Climate, development top Petaluma news in 2019
Like in 2017, the past year was again marked by natural disasters — fires, floods and power outages. In 2019, Petaluma again showed resiliency as a community, responding to these disasters by welcoming evacuees while lending a hand to stem the crisis.
But Petaluma this year also addressed the root cause of nature’s ire — climate change. From ranking climate change among the top of the Petaluma City Council’s goals to declaring a climate emergency, the issue was the top story in a busy year.
The year started with transition in Petaluma’s top leadership. Both the mayor and city manager’s seat changed hands at the beginning of the year as two new city council members took the dais. The Petaluma school board also saw a shakeup after last year’s election unseated three incumbents.
Controversial issues, never in short supply in Petaluma, came to a head at City Hall as battles were waged over gas stations, public art and development.
Meanwhile, major transportation projects like the SMART train, highway expansion, bike paths and river maintenance advanced to varying degrees.
The legal cannabis market gained a foothold in Petaluma as its acceptance increases. And, throughout the year, Petalumans excelled in the arts and sports, bringing glory to their hometown.
Here is a recap of the top 10 Petaluma stories of 2019:
1. Climate change
Petaluma leaders, with constituent input, identified early this year that climate change is a real threat to this low-lying city. Several climate marches, some youth-led, brought the national urgency home to Petaluma’s streets.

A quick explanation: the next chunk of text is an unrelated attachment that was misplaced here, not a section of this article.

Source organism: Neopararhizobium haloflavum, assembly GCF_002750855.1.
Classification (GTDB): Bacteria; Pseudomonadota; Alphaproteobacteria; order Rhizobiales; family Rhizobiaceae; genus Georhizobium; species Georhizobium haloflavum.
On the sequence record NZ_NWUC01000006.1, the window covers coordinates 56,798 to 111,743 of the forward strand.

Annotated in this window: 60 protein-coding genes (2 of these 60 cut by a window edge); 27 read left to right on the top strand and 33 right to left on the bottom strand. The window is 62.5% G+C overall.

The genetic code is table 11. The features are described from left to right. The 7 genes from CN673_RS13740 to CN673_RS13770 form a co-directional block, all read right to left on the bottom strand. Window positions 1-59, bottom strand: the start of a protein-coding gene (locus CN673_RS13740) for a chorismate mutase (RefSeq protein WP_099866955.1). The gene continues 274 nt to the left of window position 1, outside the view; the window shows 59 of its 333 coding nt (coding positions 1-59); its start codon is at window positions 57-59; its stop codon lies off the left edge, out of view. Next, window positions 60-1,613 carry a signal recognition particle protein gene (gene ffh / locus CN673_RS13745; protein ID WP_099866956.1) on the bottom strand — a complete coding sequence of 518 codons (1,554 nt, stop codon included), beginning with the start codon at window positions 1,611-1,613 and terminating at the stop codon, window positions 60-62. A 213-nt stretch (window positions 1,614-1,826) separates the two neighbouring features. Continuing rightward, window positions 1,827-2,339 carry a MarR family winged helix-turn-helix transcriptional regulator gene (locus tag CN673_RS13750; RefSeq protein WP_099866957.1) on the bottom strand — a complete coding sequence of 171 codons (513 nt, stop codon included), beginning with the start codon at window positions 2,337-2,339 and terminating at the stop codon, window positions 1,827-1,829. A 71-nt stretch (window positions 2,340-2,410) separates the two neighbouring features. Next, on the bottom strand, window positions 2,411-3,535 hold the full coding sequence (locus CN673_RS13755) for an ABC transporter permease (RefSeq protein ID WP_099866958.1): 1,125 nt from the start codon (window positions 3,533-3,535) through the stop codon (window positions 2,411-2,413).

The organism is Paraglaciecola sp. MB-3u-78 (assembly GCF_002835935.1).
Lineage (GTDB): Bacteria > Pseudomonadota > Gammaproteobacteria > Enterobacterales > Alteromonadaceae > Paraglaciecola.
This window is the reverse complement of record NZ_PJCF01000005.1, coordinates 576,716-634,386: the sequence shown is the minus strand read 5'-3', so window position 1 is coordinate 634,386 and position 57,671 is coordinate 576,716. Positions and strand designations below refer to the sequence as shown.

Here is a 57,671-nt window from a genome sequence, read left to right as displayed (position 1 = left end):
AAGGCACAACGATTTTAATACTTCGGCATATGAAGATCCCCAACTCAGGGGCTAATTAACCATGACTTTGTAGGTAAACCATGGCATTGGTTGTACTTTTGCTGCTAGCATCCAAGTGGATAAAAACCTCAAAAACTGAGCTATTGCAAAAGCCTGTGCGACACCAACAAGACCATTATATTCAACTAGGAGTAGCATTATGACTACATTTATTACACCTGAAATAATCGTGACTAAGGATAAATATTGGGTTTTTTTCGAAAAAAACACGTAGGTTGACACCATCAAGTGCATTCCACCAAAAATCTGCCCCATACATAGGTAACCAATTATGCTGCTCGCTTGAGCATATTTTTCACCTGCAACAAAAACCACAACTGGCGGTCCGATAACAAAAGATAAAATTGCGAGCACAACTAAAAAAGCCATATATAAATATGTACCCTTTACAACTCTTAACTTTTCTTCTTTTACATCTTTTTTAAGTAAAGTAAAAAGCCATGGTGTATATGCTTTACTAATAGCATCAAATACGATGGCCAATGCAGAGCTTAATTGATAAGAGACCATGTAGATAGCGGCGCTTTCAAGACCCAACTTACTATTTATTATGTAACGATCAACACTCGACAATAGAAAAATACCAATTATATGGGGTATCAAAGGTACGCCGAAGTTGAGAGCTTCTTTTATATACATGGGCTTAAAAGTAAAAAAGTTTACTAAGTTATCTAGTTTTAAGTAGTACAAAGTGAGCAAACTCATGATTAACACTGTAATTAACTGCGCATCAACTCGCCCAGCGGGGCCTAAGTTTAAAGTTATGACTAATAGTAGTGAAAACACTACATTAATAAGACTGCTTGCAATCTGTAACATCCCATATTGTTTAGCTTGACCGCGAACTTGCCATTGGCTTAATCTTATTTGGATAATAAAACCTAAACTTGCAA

Tackling climate change was listed among the top city goals. Then, in May, the city council declared a climate emergency, raising the issue to the highest priority and marshaling resources of local government to analyze the city’s contribution to climate change with the goal of zero carbon emissions within 25 years.
“I have no problem with adopting a climate emergency resolution. Obviously I think there is a climate emergency,” Mayor Teresa Barret said at the time. “I do have a problem with thinking that that is enough, that by adopting a resolution we can give people the idea that we can check that box and move on.”
Later in the year the city formed a Climate Action Commission to study how the city’s actions contribute to climate change.
2. Natural disasters
Weather-related disasters this year showed that the consequences of climate change are having an affect on Petaluma now. A wet winter was capped off by a heavy rain in January that flooded several streets around the upper reaches of the Petaluma River.
But the real impact came in October after a hot, dry summer. PG&E, under pressure for causing the 2017 firestorm, preemptively cut power to thousands of Sonoma County residents, including many in east Petaluma, to prevent its equipment from starting another blaze.
The attempt proved to be futile, however, when a power line near Geyserville sparked a massive wildfire on Oct. 23. The Kincade fire ended up torching 77,000 acres and caused the largest evacuation in county history.
Petaluma, which was spared from the fire threat, again opened emergency shelters for evacuees.
“Remarkably, and then again not surprisingly, the evacuation went relatively well,” said Gov. Gavin Newsom on a tour of Petaluma shelters. “We have a lot of experience from 2017. Half the folks that are in this shelter were evacuated in 2017.”